Published on November 18, 2021 by Steve West

P&R, 1980 | 136 pages

A Brief Book Summary from Books At a Glance

by Steve West



This book is based on the author’s Th.M. thesis at Westminster Theological Seminary. Notaro examines and clarifies Cornelius Van Til’s position on the usage of evidences in apologetics. He exposits the presuppositional approach to apologetics and demonstrates the relationship that presuppositional apologists see between evidence, presuppositions, and apologetic methodology. In the course of his treatment, he responds to common objections and misunderstandings of Van Til and presuppositionalism.


Table of Contents

Part 1: Introductory Chapters
Chapter 1 The Legitimacy of Evidences
Chapter 2 Evidences, Apologetics, and Theology

Part 2: Knowledge and the Covenantal Framework
Chapter 3 Two Senses of “Knowing”
Chapter 4 What about Epistemological Neutrality?
Chapter 5 Evidence and Proof

Part 3: Presuppositional Verification
Chapter 6 A Close-Up of Verifiability
Chapter 7 Presenting Presuppositional Evidences
Chapter 8 Objections and Replies

Part 4: Biblical Examples and Summary
Chapter 9 Resurrection Evidences at Work
Chapter 10 Summary




Part 1: Introductory Chapters

Many apologists seem to divide between those who emphasize presuppositions in apologetics and those who emphasize evidences. In broad terms, there are presuppositionalists and evidentialists. Van Til made many comments that can be taken to mean that he—like Kuyper—rejected evidence for apologetics. Evidentialists often interpret presuppositionalism as completely eschewing evidence and reason, so that Christianity is defended through the mere assertion of assumptions.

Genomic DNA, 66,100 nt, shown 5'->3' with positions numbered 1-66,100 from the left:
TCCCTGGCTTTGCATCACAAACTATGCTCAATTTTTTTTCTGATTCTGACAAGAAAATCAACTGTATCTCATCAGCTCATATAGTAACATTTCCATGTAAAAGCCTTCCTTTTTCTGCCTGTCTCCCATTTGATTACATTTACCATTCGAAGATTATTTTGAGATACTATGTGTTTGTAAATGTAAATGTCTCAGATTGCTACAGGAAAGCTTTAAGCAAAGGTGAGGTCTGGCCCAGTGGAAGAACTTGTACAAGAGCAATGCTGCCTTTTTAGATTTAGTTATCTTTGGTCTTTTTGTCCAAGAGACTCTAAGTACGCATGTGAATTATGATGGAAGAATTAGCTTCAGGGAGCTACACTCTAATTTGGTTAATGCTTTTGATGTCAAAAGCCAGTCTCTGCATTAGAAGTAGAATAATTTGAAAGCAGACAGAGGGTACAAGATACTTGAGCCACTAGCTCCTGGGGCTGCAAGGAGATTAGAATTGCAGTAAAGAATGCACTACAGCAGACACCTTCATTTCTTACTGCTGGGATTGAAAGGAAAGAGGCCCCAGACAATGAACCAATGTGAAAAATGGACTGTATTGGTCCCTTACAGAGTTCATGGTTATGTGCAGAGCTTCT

What is often overlooked is the fact that Van Til made clear statements about the necessity and importance of evidence in the defense of the faith. He did not believe that evidence could be interpreted properly apart from presuppositions, but he did recognize that evidences were vitally important. The point presuppositionalists insist upon is that evidence cannot be interpreted by the natural man in an autonomous way; everything must be interpreted under the authority of God’s Word. It was Van Til’s perspective that both deduction and induction, evidence and reason, and the philosophy of fact needed to be grounded in the authority of Scripture.

Most agree that the study of evidences belongs to apologetics, but not everyone agrees on the relationship between apologetics and systematic theology. Should evidence be considered outside of biblical authority? Can apologetics be built without proper theological foundations? Van Til argued that Christianity needed to be defended as a unit. To talk about God or the Christian faith is immediately to talk about doctrine and theology. . . .

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P&R, 1980 | 136 pages

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